Secondly, Cameron’s intervention comes at a potential "tipping point" moment for fair opportunities across ethnic groups. Traditionally, ethnic discrimination has been discussed primarily through the lens of its impact on the most marginalised. Certainly, persistent gaps in the criminal justice system, mental health provision and unemployment rates remain stark for some minority groups. What has been less noticed is the emergence of a much more complex pattern of opportunity and disadvantage – not least as a consequence of significant ethnic minority progress.

Most strikingly of all, in educational outcomes, historic attainment gaps between ethnic minorities and their white British peers have disappeared over the last decade. In the aggregate, ethnic minorities get better GCSE results on average. Ethnic minority Britons are more likely, not less likely, to be university graduates than their fellow citizens. 

As a result of that progress, Cameron’s intervention comes at a moment of significant potential – but significant risk too. Britain’s ethnic minorities are the youngest and fastest-growing sections of British society. If that educational progress translates into economic success, it will make a significant contribution to the "Great British Take-Off" that the Prime Minister envisions. But if that does not happen, with educational convergence combined with current ‘ethnic penalties’ in employment and income persisting, then that potential could well curdle into frustration that the British promise of equal opportunities is not being kept.  Cameron also mirrored his own language in committing himself to both a ‘fight against extremism’ and a ‘fight against discrimination’: while those are distinct challenges and causes, actively pursuing both tracks simultaneously has the potential, at least, depolarise some debates about responses to extremism  - and so to help deepen the broad social coalitions we need for a more cohesive society too.

Thirdly, Cameron’s challenge could mark an important deepening in the political competition between the major parties on race issues. Many have been struck by the increase in political attention on the centre-right to race issues over the last five to ten years. The focus has been on the politics of representation. By increasing the number of non-white Conservative MPs from two to seventeen since 2005, Cameron has sent a powerful signal that Labour’s traditional claim to be ‘the party of ethnic minorities’ would now be contested. Cameron was again able to celebrate in Manchester several ways in which his Cabinet and Parliamentary benches demonstrate many successful journeys of migrant and minority integration in British society. That might perhaps help to ease the fears, about integration being impossible in an era of higher immigration, which the Home Secretary had articulated the previous day.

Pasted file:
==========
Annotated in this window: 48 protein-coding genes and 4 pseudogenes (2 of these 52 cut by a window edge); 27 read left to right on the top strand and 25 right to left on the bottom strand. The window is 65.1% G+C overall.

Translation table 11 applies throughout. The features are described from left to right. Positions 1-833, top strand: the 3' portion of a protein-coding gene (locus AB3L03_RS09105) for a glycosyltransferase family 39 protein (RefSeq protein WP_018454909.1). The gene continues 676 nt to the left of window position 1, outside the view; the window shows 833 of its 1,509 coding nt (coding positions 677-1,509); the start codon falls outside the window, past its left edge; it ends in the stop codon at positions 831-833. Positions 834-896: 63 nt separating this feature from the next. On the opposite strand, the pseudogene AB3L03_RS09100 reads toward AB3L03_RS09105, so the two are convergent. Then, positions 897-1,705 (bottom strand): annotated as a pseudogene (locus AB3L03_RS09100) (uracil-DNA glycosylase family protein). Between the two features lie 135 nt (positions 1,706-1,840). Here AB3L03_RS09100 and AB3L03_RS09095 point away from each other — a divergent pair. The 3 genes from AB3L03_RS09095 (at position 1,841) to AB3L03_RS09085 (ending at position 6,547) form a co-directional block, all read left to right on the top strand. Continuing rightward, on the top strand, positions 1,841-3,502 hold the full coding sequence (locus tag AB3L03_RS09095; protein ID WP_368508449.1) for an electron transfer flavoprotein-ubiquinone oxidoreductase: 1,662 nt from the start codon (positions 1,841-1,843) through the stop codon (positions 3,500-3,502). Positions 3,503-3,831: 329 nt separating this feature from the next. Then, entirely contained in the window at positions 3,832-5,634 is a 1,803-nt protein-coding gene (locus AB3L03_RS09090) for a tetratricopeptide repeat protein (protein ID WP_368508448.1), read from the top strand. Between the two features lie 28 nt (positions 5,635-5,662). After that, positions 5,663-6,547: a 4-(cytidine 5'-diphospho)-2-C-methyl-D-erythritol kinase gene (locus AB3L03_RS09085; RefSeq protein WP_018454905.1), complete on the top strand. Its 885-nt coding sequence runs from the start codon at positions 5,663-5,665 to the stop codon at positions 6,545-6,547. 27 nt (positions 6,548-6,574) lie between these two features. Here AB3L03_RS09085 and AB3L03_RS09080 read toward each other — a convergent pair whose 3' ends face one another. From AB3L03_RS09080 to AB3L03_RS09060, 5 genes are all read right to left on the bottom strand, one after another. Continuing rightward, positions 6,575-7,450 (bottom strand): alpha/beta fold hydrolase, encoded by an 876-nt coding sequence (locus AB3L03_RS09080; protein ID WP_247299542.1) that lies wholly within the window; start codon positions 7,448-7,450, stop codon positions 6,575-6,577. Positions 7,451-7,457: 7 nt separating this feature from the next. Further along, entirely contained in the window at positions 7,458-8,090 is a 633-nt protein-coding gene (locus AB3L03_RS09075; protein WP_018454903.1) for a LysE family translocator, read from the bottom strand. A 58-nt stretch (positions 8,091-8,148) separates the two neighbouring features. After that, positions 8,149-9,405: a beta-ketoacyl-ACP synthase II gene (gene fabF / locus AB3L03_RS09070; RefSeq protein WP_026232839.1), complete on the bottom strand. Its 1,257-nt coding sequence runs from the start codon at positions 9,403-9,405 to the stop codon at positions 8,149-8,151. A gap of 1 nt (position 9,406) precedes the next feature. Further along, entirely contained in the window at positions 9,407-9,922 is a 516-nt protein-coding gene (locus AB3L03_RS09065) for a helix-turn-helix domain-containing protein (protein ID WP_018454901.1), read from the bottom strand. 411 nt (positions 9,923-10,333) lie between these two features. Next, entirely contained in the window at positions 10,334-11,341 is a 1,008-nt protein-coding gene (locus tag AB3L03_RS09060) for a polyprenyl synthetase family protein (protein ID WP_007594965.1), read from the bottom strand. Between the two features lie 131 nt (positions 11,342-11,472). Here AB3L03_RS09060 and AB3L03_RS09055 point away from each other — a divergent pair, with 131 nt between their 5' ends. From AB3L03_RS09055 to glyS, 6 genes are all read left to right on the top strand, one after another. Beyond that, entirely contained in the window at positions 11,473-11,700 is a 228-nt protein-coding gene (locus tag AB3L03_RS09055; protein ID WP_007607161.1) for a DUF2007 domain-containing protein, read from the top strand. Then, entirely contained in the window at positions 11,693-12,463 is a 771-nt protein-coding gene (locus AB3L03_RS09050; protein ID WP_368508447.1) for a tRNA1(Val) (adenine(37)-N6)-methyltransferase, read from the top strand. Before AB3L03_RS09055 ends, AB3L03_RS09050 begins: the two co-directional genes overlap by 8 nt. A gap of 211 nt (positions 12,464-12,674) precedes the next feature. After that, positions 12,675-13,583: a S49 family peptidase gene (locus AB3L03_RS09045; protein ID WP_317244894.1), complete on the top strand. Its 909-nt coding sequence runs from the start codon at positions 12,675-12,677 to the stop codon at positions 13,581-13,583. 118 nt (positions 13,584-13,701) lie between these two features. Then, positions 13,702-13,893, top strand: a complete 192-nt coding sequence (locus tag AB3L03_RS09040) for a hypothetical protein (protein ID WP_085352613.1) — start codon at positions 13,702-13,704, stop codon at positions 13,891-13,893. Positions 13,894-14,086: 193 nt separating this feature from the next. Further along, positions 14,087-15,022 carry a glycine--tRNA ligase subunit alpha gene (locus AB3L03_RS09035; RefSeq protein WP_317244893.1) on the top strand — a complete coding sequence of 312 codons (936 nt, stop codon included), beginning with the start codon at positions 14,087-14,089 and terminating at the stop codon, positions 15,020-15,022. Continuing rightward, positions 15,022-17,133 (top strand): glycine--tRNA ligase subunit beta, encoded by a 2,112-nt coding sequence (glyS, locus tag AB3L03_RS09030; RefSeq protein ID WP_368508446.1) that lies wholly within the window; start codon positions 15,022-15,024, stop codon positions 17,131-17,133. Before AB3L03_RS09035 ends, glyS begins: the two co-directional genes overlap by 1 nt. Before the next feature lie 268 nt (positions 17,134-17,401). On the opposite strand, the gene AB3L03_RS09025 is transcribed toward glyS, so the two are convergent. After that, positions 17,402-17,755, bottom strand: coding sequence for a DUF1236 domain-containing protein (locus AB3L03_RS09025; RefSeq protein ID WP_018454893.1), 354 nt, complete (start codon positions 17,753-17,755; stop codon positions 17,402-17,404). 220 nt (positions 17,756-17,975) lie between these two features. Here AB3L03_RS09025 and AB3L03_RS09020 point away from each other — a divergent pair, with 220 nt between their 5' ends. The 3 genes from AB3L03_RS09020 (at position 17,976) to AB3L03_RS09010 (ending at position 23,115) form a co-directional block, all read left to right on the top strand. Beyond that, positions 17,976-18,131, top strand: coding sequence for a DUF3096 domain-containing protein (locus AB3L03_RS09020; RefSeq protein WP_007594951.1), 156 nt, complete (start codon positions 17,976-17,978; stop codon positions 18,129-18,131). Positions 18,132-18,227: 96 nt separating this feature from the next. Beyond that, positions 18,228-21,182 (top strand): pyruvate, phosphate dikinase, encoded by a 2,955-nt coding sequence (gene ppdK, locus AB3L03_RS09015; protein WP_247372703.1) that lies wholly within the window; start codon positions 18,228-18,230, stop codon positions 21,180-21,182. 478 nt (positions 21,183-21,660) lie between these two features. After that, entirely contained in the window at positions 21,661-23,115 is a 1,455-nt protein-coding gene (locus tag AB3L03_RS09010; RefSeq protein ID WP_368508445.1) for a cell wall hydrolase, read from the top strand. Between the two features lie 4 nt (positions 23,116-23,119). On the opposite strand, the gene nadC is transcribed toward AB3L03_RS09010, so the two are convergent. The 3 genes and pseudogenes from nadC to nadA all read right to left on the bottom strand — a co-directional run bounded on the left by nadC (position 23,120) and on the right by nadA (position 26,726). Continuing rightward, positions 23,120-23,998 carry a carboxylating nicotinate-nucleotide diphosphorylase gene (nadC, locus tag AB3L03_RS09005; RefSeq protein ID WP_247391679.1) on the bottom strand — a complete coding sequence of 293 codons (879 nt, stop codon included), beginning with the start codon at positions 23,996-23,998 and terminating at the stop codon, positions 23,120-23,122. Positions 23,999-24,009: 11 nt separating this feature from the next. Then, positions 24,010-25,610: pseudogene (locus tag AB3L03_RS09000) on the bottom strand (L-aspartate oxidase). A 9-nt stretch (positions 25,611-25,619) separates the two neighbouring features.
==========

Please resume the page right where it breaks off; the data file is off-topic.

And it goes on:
So symbolism can matter. But facial diversity is not enough. The politics of ethnic minority opportunity needs to be about more than visits to gurdwaras, diversity nights at the party conference fringes and unveiling statues of Mahatma Gandhi in Parliament Square. Jeremy Corbyn’s first speech as Labour leader did include one brief celebratory reference to Britain’s ethnic diversity – “as I travelled the country during the leadership campaign it was wonderful to see the diversity of all the people in our country” – and to Labour bringing in more black, Asian and ethnic minority members - but it did not include any substantial content on discrimination. Tim Farron acknowledged during his leadership campaign that the Liberal Democrats have struggled to get to the starting-line on race and diversity at all. The opposition parties too will no doubt now be challenged to match not just the Prime Minister’s rhetorical commitment to challenging inequalities but also to propose how it could be done in practice.

Non-white Britons expect substance, not just symbolism from all of the parties on race inequalites.  Survation’s large survey of ethnic minority voters for British Future showed the Conservatives winning more ethnic minority support than ever before – but just 29 per cent of non-white respondents were confident that the Conservatives are committed to treating people of every ethnic background equally, while 54 per cent said this of Labour. Respondents were twice as likely to say that the Conservatives needto do more to reach out – and the Prime Minister would seem to be committed to showing that he has got that message.  Moreover, there is evidence that ethnic inclusion could be important in broadening a party’s appeal to other younger, urban and more liberal white voters too – which is why it made sense for this issue to form part of a broader attempt by David Cameron to colonise the broad centre of British politics in his Manchester speech.

But the case for caution is that there has been limited policy attention to ethnic inequalities under the last two governments. Restaurateur Iqbal Wahhab decided to give up his role chairing an ethnic minority taskforce for successive governments, unconvinced there was a political commitment to do much more than convene a talking shop. Lib Dem equalities minister Lynne Featherstone did push the CV discrimination issue – but many Conservatives were sceptical. Cameron’s new commitment may face similar challenges from those whose instinct is to worry that more attention to discrimination or bias in the jobs market will mean more red tape for business.

Labour had a separate race inequalities manifesto in 2015, outside of its main election manifesto, while the Conservative manifesto did not contain significant commitments to racial inequality. The mid-campaign launch in Croydon of a series of race equality pledges showed an increasing awareness of the growing importance of ethnic minority votes - though the fact that they all involved aiming for increases of 20 per cent by 2020 gave them a slightly back-of-the-envelope feel. 

Prime Ministerial commitments have an important agenda-setting function. A generation ago the Stephen Lawrence case opened the eyes of middle England to racist violence and police failures, particularly through the Daily Mail’s persistent challenging of those injustices. A Conservative Prime Minister’s words could similarly make a big difference in the mainstreaming of the issue of inequalities of opportunity. What action should follow words? Between now and next year’s party conference season, that must will now be the test for this Conservative government – and for their political opponents too. 

Sunder Katwala is director of British Future and former general secretary of the Fabian Society.